Professor Usonis: all of Lithuania is, unfortunately, a COVID-19 hotspot

Covid-19 LT @Versli Lietuva

Evaluating the current COVID-19 situation in Lithuania, infectious disease specialist, professor Vytautas Usonis did not conceal that every single infected individual is a risk and the entire country can be seen as a hotspot. TV3.lt reported.

When asked to evaluate the current spike in COVID-19 cases in the country, the professor emphasised that you can now also find those infected with the coronavirus even in small towns, but nevertheless, we are still facing the first phase of the pandemic for the time being.

“Yes, every infected individual is a certain risk, but in an epidemiological sense, we should talk about the situation where the coronavirus is circulating in our society.

In a qualitative sense, we are currently still only in the first stage of pandemic. Just that on one day, there are more infections and on another – more. However, the fact is that the virus is circulating in our society, people are at risk of infection and it is happening,” he said.

Patreon the Lithuania Tribune

Worry over untraced infections

There are increasingly many cases in the country that cannot be traced back, but according to the professor, this does not mean that the situation is out of control.

“Yes, those sources are tough to establish. When the SARS-COV-2 virus reached Lithuania, it is known that a part of people is not displaying symptoms, there are asymptomatic infections and the infected are very difficult to recognise.

However, we can say that all of Lithuania is, unfortunately, a hotspot and so, we must employ certain measures across the country. How strict they will be will depend on the intensity of the infections. The more of them, the stricter the measures.

However, we are a very small country, our entire state is a hotspot. As of late, we have been seeing cases where those arriving in the country are diagnosed. This only serves to show once again how vulnerable the world is today and displays that we can face an infectious disease outbreak at any time,” V. Usonis said.

He added that the threat is only further proven by how even small towns are recording individual infections and outbreaks, thus the intensity of the hotspot could be far greater.

Masks suffice for now?

When asked if, for now, wearing masks would suffice to contain the situation, the professor agreed that it should be enough for now, but you can always do better.

“What we should comprehend best is that it is the duty of every single one of us to ensure safety for ourselves and also for our society. If we start with ourselves, then the story of masks would also look much better.

Truth be told, I struggle to understand why there was such a response to having to wear a mask again. It is one of the lightest measures, which neither restricts people’s movement, nor events,” he said.

When asked if stricter measures should be imposed and the border to Poland closed, V. Usonis emphasised that it is essential to find a compromise here.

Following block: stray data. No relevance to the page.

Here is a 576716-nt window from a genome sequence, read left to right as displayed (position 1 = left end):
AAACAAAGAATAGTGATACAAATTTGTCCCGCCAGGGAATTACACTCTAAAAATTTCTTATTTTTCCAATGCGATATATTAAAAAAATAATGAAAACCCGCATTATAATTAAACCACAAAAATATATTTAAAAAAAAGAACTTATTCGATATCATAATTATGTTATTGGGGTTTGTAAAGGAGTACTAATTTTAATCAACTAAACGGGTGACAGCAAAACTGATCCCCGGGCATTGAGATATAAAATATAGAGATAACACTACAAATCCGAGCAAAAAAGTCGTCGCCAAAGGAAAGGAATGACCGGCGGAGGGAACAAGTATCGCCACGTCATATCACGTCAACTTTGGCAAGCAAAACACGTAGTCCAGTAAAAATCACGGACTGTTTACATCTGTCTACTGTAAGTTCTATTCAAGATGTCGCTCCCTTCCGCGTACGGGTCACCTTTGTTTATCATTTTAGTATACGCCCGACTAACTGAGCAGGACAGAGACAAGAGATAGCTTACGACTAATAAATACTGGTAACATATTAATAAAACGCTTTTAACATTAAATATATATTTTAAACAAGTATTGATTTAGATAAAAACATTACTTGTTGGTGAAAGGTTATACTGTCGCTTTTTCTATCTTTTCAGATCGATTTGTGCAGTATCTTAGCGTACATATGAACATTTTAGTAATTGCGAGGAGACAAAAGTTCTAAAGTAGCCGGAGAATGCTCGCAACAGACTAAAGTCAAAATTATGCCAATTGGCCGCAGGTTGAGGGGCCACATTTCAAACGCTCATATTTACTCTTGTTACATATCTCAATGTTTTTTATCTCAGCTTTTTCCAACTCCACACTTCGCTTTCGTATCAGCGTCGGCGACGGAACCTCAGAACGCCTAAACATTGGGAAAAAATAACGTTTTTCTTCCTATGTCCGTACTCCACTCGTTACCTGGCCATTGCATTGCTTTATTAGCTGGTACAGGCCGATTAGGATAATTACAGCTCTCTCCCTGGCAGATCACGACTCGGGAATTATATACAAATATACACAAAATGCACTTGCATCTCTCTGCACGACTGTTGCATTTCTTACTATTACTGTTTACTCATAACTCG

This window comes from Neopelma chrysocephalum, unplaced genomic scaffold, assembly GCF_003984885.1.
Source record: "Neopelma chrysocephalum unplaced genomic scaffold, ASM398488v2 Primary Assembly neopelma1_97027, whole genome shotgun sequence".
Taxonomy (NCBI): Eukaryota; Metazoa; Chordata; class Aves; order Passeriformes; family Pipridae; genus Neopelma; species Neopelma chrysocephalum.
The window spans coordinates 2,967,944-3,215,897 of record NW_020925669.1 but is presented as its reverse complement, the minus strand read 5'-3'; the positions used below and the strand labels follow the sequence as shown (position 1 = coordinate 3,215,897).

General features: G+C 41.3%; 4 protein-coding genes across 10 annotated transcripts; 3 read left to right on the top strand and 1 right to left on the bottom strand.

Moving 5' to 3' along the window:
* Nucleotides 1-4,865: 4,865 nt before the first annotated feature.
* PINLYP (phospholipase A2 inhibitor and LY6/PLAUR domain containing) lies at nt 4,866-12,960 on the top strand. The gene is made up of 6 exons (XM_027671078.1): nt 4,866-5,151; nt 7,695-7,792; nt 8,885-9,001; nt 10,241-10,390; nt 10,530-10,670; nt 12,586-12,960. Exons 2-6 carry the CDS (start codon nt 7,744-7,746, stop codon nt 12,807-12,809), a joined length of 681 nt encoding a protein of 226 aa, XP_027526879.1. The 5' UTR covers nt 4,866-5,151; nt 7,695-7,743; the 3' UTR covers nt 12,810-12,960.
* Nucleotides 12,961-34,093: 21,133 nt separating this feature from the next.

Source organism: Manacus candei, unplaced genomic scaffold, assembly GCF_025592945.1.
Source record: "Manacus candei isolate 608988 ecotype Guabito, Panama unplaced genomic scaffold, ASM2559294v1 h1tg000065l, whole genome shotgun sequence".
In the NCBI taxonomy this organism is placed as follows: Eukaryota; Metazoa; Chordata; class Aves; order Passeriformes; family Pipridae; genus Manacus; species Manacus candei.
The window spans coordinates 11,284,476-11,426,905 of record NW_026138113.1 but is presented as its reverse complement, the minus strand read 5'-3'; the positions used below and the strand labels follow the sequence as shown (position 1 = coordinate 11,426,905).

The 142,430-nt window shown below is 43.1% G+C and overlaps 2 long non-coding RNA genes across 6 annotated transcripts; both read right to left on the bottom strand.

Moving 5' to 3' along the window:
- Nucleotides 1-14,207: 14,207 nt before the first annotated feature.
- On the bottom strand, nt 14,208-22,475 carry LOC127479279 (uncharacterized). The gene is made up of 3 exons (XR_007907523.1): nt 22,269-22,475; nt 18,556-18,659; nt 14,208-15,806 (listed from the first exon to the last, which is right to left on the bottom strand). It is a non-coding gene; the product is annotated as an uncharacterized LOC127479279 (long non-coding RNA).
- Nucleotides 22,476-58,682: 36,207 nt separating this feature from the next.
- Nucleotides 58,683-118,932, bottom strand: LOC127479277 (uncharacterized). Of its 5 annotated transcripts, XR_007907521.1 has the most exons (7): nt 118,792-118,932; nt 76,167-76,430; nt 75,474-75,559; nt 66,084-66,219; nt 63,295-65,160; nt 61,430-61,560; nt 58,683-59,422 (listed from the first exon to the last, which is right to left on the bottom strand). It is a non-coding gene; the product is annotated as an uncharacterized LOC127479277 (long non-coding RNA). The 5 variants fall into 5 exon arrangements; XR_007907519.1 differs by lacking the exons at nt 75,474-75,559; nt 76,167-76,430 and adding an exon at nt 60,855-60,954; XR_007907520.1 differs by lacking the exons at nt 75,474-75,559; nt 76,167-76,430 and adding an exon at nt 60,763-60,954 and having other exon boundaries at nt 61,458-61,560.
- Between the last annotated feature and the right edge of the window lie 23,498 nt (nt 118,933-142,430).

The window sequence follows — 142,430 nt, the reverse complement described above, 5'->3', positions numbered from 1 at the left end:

“In regard to lockdown measures, it is essential to look for compromise. In a security sense, in the ideal case, we should all be isolated one each by a range of 100km, but in contemporary society, this is impossible.

Thus, decisions on how strict the measures should be ought to be made after considering all circumstances – both epidemiological and economic, as well as cultural and many others,” the doctor said.

Attacking more after the weather cools?

Both healthcare specialists and society are awaiting the cold season with concern as a rise in COVID-19 infections is expected then.

When asked if wearing masks would help avoid increased infection rates in autumn, the professor reminded that air-transmitted infections becoming more active during the cold seasons is a typical occurrence.

“Every year, toward the end of summer, we begin to think about what will be in autumn. People return after their holidays, university students return to universities, schoolchildren – to schools, we begin spending more time indoors, which forms excellent conditions for air-transmitted infections to proliferate.

If we compare COVID-19 based on clinical indicators to the flu, we have to be prepared that it could happen because it is also an infection transmitted by air. All factors, which create premises for the spread of such an infection, pose an elevated threat,” V. Usonis explained.

Better for children to study remotely or at school?

When asked to evaluate the government’s decision to release both kindergarteners and schoolchildren to their educational institutions, V. Usonis answered that children’s infections with COVID-19 and their capacity to spread the disease are a subject of much discussion.

“In terms of safety, of course, it would be better that they would remain at home. But there are numerous other factors – it is crucial for children’s development that they spend time with their peers. It is also very important for the parents of smaller children that they could actively participate in society. Thus, everything lands on the other side of the scales.

At the moment, there are publications from various countries, which, one must admit, are rather controversial. Pre-school aged children and those aged under ten years old, unlike with the flu, have less of a significance in regard to the spread of this coronavirus. Thus, even if children are infected in a group, it’s unlikely they would bring it back home,” V. Usonis said.

Nevertheless, in regard to children aged over ten years old and teenagers, the professor observed that in this, the situation is somewhat different and greater risks enter the discussion.

“This matter is being discussed particularly intensely in the USA, what measures should be put in place. Thus, you could say that teenagers transmit the virus more so than smaller children,” he said.

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